“For a split second I forgot my present identity.” (110)
This hardly surprises. To survive, Rasia is forced to live deep underground. She is forced to live on a knife’s edge of total reliance on the kindness of strangers and the justified suspicion that every interaction will lead to death. Lithuanians, Germans, Poles, old friends, new acquaintances – all are potential murderers. Helping a Jew can be lucrative. It can also lead to one’s own annihilation.
To save herself and help her mother and brother, Rasia must be ultra-careful and reckless, trusting and paranoid, open and profoundly closed. To survive for years in such a bifurcated state cannot and does not leave one unscarred. At liberation, the pressure is off but the everlasting damage has been done.
At this point most memoirs by Holocaust survivors end. The aftermath might be considered anti-climactic. Once the hairbreadth escapes, life or death decisions and fantastic coincidences (some would call miracles) in the daily life of the hunted Jew ends, there might be little interest in the story that follows. And this is where Waltzing with the Enemy differs from the other memoirs. It continues the story with Rasia’s daughter Helen. And though this part of the work lacks the high drama of Rasia’s escape from Lithuania, it tells a remarkable story of its own.
Using the documents of a Polish worker, Rasia gets herself deported to Austria as a guest worker as the war is coming to end. In Vienna, she falls in love with a Greek Orthodox man named Christos Mitsios and they immigrate to Montreal where the two surviving members of Rasia’s family live.
They have one child, Helen. And the second part of the book deals with Rasia’s decision not to tell Helen that she is Jewish. When they move to Phoenix, Helen is put in a Catholic school and is raised in the Greek Orthodox tradition. Helen has little idea of her Jewish heritage until she’s twelve, though, given that her mother and her family spoke Yiddish, what comes as a surprise is not that she is Jewish, but that she can choose to be Jewish. On a visit to Montreal to see her family, Rasia explains to Helen,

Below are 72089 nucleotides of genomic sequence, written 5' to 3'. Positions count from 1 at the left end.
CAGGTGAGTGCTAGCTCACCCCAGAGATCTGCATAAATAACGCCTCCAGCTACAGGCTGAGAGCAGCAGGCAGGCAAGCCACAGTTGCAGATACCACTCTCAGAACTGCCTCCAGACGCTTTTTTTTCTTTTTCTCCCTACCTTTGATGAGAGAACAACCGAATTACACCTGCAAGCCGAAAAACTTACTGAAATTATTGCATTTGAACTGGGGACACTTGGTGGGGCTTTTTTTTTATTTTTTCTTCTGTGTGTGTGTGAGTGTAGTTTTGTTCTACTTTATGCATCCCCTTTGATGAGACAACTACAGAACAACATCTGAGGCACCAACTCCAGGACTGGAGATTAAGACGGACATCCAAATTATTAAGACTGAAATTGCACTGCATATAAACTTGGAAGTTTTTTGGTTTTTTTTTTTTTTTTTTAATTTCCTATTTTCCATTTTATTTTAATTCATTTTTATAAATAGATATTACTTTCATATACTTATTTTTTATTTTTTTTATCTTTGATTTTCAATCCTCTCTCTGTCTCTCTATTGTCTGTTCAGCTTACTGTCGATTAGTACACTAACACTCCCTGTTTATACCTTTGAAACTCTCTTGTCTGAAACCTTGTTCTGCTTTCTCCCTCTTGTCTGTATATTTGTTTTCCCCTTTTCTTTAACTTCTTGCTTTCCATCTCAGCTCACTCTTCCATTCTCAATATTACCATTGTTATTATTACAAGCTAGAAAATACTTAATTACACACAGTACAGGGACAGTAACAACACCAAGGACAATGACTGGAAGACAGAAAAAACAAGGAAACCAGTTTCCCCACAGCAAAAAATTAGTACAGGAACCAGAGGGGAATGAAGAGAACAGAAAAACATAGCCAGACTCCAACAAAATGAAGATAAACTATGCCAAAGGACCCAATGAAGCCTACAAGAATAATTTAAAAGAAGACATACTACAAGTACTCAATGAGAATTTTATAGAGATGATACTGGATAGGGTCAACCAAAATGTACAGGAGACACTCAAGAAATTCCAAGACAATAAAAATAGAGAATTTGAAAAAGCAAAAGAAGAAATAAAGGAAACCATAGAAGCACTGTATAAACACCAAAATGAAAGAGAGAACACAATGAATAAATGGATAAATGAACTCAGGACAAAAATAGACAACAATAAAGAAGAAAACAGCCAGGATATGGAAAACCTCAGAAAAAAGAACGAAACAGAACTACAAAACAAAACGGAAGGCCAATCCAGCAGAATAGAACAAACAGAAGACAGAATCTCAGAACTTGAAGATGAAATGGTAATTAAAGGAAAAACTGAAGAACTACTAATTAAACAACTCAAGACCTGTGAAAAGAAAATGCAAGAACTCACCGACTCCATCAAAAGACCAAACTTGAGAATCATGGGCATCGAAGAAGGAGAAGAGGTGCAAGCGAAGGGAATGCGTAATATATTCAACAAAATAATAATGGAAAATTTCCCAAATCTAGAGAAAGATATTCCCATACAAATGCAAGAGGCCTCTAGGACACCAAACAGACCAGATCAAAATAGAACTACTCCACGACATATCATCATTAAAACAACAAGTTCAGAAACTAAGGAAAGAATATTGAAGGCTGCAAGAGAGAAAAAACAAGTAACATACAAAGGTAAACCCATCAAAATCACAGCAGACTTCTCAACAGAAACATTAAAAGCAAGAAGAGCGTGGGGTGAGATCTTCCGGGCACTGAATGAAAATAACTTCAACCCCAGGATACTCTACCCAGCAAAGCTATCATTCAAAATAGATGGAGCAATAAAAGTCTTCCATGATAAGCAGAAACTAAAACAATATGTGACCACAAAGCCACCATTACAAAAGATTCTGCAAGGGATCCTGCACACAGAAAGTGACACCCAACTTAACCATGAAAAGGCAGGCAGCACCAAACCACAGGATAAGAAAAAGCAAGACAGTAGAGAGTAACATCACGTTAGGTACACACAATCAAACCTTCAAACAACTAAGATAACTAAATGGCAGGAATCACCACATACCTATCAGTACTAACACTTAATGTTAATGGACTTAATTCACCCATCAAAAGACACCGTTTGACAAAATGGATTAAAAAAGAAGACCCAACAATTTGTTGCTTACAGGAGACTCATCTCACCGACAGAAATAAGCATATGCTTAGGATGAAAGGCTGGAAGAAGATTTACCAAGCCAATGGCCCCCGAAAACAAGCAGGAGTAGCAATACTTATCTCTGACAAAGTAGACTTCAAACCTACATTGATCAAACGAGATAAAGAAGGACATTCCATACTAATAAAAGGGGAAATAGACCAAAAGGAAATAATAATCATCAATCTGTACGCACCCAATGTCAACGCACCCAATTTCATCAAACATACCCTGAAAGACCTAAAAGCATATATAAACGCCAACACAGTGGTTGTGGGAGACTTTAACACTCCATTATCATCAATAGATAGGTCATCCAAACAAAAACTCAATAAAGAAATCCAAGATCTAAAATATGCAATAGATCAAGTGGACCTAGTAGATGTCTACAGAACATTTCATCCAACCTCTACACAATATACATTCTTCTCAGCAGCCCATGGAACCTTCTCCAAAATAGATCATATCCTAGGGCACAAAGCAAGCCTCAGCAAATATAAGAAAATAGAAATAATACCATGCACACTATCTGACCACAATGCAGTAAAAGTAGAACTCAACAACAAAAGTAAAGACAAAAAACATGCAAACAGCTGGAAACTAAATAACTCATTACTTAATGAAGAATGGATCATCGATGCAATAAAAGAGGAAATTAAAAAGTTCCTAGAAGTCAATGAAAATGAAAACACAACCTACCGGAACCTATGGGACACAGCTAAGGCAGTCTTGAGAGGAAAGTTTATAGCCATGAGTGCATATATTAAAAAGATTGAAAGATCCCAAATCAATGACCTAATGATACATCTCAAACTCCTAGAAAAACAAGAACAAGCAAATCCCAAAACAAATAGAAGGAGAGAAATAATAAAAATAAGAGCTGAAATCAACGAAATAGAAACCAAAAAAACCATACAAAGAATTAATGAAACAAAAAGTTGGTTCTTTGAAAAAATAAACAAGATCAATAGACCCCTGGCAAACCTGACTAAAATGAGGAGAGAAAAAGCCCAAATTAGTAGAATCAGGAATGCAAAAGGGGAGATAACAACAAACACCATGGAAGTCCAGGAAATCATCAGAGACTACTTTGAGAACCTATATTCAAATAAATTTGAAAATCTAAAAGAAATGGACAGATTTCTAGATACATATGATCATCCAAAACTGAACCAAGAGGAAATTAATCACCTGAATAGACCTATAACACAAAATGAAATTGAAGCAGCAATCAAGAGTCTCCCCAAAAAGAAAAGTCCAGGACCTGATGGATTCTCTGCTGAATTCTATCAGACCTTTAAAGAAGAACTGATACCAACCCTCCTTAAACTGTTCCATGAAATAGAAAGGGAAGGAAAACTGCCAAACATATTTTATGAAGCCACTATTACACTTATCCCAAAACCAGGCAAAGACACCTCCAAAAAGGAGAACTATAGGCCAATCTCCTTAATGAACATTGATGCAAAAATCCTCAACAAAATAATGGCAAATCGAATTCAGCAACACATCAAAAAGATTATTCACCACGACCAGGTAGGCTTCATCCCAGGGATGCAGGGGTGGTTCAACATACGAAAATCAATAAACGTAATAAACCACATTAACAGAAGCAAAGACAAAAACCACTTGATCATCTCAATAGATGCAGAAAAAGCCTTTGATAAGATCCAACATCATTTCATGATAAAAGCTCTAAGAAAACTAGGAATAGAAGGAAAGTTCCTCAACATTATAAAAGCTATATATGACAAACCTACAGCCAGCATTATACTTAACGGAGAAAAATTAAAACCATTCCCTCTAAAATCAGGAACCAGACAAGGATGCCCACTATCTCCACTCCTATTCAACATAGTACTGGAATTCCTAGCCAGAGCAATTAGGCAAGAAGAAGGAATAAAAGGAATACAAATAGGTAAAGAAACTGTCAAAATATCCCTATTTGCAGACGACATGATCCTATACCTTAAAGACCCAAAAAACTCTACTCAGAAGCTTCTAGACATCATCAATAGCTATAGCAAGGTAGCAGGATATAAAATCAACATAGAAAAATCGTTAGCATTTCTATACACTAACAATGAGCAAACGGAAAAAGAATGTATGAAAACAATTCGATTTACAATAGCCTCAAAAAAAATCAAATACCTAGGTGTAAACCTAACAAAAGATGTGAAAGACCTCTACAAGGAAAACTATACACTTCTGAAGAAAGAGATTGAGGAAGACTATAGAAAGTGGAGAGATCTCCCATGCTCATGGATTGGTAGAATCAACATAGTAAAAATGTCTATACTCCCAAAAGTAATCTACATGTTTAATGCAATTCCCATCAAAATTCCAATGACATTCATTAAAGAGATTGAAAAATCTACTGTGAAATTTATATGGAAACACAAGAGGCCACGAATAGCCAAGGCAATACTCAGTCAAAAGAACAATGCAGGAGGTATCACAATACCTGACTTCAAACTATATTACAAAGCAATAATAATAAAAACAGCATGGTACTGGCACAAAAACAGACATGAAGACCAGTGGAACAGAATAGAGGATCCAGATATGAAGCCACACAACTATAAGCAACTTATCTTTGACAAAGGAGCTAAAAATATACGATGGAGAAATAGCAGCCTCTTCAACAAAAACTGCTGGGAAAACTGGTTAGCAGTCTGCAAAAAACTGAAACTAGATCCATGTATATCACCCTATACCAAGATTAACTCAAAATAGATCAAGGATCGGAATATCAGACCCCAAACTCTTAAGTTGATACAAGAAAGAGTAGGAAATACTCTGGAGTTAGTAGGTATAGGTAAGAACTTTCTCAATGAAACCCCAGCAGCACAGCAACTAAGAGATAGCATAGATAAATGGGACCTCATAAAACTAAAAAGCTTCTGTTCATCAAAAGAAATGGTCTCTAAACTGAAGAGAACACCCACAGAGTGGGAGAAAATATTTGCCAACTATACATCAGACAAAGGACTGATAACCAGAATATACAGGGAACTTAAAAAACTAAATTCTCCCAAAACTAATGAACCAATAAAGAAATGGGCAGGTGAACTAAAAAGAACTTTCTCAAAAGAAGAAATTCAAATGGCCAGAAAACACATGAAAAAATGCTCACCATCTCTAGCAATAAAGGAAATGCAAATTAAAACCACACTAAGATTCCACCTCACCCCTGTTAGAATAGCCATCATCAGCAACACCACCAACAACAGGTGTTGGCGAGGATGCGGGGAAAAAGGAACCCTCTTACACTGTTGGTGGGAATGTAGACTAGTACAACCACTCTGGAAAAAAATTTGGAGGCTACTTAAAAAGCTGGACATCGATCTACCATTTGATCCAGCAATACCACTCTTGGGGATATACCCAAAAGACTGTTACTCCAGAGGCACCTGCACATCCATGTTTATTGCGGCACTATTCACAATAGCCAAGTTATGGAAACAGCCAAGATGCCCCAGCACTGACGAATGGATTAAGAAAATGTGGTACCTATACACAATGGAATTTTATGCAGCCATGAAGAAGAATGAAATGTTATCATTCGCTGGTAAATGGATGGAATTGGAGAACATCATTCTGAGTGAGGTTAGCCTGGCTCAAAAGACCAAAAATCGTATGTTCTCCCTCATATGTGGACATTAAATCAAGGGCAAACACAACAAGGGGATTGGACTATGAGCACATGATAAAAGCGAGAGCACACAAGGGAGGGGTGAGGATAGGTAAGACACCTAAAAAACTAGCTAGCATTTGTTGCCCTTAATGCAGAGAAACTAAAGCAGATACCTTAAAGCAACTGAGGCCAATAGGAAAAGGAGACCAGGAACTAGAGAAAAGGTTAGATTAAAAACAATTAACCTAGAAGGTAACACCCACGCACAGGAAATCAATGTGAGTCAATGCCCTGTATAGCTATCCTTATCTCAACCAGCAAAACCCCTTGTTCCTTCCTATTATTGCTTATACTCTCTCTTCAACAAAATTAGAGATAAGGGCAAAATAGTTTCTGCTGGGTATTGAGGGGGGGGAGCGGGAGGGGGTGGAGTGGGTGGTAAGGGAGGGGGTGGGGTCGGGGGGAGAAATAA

“You can be whatever you want. I wanted to wait until you were old enough to understand. The Jewish people have been a persecuted minority for over two thousand years and they’ll continue to be persecuted. Why should you be Jewish and suffer? I didn’t have a choice. You do.”
But like Rasia, Helen does not really have a choice. She’s Jewish by culture and then by inclination. She wants to be like her mother. And what excites her when she returns to Phoenix is that she too has a secret identity. But as Helen gets older, she begins to realize that her upbringing is neither typical nor conducive to mental health. The characteristic that allowed Rasia to survive the Nazis – extreme attention to detail, a heightened sense of danger – are not useful in raising an American child. Helen writes of her mother:
“… her protection manifested itself in a peculiar kind of negative motivation and warning system based on her clairvoyant understanding of the dire circumstances to come if I didn’t follow her advice.”
Her anxiety, her overbearingness, her fears are communicated to Helen in large and small ways. Helen suffers from claustrophobia, low self-esteem, and depression. She finds that she cannot have a satisfying emotional relationship with men. In short, Helen answers the question: Did the Holocaust nearly destroy two generations? Her answer is a definitive “Yes.” Only as she matures and has the good fortune to find insightful therapists does Helen escape the gravity of her mother’s fears. One psychologist tells her,
“The Holocaust is not your problem.”
It’s a harsh sentence, but one that finally alerts Helen to the possibilities of focusing on her life, not her grandfather’s murder.
This unique memoir is an important addition to the literature of the Holocaust and is an especially valuable document on the multi-generational effects of the Holocaust.